That is, until we walk around the other side of the house in which there is now a geyser flooding the side yard.   It appears that having capped the other lines with sprinkler heads, the pressure has blown open another line, and as we peer down the hole (after turning off the water) to see 4th pipe that is open, this one buried at least 3 feet below ground.   At least this time we have what we need to cap it off, even if we don’t have the energy to dig it out until the next day.

In many peoples desire to save money and minimize waste, it can be a habit to keep things to a minimum or assess the cost in terms of dollars in your wallet… without weighing in time and energy.  What I was reminded here is that frequently it’s my time that is my most valuable commodity, even though I find I’m often wasting it to save what I perceive as real currency.     Real currency should actually be the things / parts of your life in which you have a scarcity….  

Lesson #4:  When you ignore life lessons, you get to do them again

At this point, hopefully you are thinking I have learned my lessons, but no…. having gotten close and personal with my waterlines, I was curious why I had a front sprinkler that were anemic.   This time I was skeptical when Mark said “broken water line”.   We cranked on the sprinklers, and noticed a huge puddle of water forming and also a new doggie water fountain rising out of the middle of the lawn.  We DID have a broken line!

To cut the story shorter, that finding led to no less than five actual sprinkler breaks, each needing new fittings or couplings and three evenings of digging through mud and muck and learning just how many sizes of PVC piping can be utilized in a single sprinkler run.

It doesn’t always seem to matter how often, or how recently,  a lesson presents itself,  we often assume that lightning cannot strike twice – only to get a jolt when not paying attention.   Taking the time to consider what I have learned – in the recent and far past – is a lesson I must carry with me every day.

After 4 days of being up front and personal with sprinkler systems as well as being ever so gently reminded of life lessons I thought I would share a few more I’m not sure I ever appreciated before:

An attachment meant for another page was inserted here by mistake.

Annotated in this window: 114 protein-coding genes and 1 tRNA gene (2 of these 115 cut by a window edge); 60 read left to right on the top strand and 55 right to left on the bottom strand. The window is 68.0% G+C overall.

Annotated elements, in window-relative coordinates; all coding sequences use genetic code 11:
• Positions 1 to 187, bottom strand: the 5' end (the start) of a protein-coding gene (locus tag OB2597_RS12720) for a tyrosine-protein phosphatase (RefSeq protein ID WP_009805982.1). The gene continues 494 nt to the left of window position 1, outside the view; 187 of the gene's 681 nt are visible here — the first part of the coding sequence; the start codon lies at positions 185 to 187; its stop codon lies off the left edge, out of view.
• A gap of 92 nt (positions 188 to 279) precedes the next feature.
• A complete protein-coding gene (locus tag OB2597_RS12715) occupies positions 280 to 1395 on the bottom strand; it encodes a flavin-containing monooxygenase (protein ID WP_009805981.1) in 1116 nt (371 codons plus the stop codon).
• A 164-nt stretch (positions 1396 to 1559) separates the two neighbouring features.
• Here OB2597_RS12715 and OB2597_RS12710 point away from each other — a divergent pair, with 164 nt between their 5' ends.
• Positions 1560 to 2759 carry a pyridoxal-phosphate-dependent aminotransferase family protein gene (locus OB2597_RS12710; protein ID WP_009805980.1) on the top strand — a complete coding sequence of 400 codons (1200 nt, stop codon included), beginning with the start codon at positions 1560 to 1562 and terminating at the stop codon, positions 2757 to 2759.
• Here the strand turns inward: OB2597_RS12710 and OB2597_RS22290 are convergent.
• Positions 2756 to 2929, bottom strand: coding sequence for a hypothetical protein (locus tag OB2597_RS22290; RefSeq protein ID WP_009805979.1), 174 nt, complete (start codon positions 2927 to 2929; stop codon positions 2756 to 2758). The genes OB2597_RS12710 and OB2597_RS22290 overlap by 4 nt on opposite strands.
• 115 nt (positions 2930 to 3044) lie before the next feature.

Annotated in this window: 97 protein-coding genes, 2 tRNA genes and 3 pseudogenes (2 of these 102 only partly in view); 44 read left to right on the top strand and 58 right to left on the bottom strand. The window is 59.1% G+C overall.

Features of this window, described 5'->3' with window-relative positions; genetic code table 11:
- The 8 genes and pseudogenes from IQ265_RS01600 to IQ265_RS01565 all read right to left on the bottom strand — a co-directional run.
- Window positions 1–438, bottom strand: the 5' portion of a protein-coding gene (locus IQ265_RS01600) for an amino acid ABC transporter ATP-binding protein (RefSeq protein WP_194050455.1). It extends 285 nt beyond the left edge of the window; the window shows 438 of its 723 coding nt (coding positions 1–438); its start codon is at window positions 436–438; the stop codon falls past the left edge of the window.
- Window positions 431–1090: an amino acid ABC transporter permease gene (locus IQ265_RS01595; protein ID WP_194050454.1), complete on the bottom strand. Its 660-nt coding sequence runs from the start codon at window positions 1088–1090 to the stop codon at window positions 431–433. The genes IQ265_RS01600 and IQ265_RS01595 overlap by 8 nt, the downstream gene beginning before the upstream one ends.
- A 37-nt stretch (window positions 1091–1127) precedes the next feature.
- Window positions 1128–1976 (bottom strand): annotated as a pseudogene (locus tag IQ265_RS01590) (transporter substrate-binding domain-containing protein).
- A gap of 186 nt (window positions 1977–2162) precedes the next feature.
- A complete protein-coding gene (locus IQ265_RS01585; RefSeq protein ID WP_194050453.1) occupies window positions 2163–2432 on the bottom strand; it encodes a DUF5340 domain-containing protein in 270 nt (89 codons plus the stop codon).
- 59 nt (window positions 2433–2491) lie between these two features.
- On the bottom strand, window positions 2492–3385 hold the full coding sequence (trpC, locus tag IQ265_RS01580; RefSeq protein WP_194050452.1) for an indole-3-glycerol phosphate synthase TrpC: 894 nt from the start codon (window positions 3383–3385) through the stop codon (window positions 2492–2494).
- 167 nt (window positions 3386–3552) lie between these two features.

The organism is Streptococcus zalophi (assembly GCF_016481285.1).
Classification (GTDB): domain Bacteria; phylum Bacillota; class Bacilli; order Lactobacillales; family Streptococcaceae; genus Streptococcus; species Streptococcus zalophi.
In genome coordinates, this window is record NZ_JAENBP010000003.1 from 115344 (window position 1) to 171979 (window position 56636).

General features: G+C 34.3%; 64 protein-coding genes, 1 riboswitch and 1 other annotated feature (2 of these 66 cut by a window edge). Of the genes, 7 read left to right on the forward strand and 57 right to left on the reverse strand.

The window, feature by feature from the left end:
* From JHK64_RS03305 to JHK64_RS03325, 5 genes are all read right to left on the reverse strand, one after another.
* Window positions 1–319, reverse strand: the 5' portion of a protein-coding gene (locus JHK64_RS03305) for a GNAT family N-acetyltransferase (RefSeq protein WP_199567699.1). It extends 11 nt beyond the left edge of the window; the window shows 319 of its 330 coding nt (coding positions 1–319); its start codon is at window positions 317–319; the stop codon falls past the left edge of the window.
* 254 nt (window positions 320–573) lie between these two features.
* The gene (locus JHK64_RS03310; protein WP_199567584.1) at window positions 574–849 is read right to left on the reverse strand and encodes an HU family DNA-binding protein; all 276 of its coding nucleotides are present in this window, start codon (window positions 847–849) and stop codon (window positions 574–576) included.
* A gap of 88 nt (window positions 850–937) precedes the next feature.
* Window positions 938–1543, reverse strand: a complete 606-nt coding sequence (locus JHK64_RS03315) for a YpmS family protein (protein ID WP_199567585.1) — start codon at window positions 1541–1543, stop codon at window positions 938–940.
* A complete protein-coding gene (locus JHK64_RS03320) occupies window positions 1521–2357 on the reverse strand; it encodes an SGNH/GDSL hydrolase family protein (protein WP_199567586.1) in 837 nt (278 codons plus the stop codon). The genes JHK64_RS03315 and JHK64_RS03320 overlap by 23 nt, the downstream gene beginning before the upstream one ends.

Lesson #5:   You bring your own weather to any party

At any point either Mark or I could have thrown the proverbial ‘Hissy Fit’…. Blamed each other for being short sighted in not buying more replacement parts, not buying a greater selection, or even for starting this mess in the first place.  After all, the sprinkler wasn’t “broken” when this started.

Instead, the whole thing became a bit of adventure in “what would happen next”, what would we misjudge, make the wrong assumptions about, or discover / uncover in our garden.    We stayed positive, working together on the problem and on the solution.  We ended up having fun in the midst of the mud, we laughed a lot, hugged in the light of the moon, sharing a wine cooler or two as we had our own modified version of date-night while we fixed each pipe.   We chose to bring the ‘sunshine’ to this party…when we had every excuse to bring “rain”.

Lesson #6:   Make the most of any situation (If life gives you lemons, make lemonade)

There were a whole series of unexpected benefits and new knowledge we can associate with this escapade…

  1. We found there is new PVC piping technology that is SO much better than manage and repair than our old pipes
  2. We now have working sprinklers in ALL our flowerbeds
  3. We should  have a lower water bill
  4. I learned how to splice PVC piping – no more waiting for help
  5. I dug up the Iris that needed moving years ago –as part of the excavation of the leaks.   I will quit beating myself up for not having done this chore!
  6. Our dogs got a couple of hours of “Home Depot” training, hugely important to our 10-month old puppy. Training AND dog treats!
  7. Mark and I got lots of car time to catch up with each other while driving back and forth for supplies
  8. We discovered that mole holes make great waterways, allowing us to locate a leak in record time.
  9. We discovered that a 20 lb. concrete angel, set on top of a broken sprinkler head acts as a fairly effective short term stoppage to what could have been a major geyser!

Lesson #7:   Chose well, and then cherish your traveling companions

Life is never going to give us what we expect, and one of the biggest lessons I’m learning is how important it is to travel life’s pathways with the people who make you better, stronger, more capable, and who love you even when you make a mess of things.   When I pulled Mark into my “optimization” project, he could have walked out, gone on strike, or turned the whole thing over to a contractor.   Watching him, and his reaction to each new twist and turn made me realize how incredibly lucky I am to have, as my closest companion, a man with such positive energy, such a sense of fun and adventure, and such a tolerance for the twists and turns in life.    He made my sprinklers a better system and he makes me a better person.

I wonder what happened to you last weekend……  and what did you learn? 

Holding On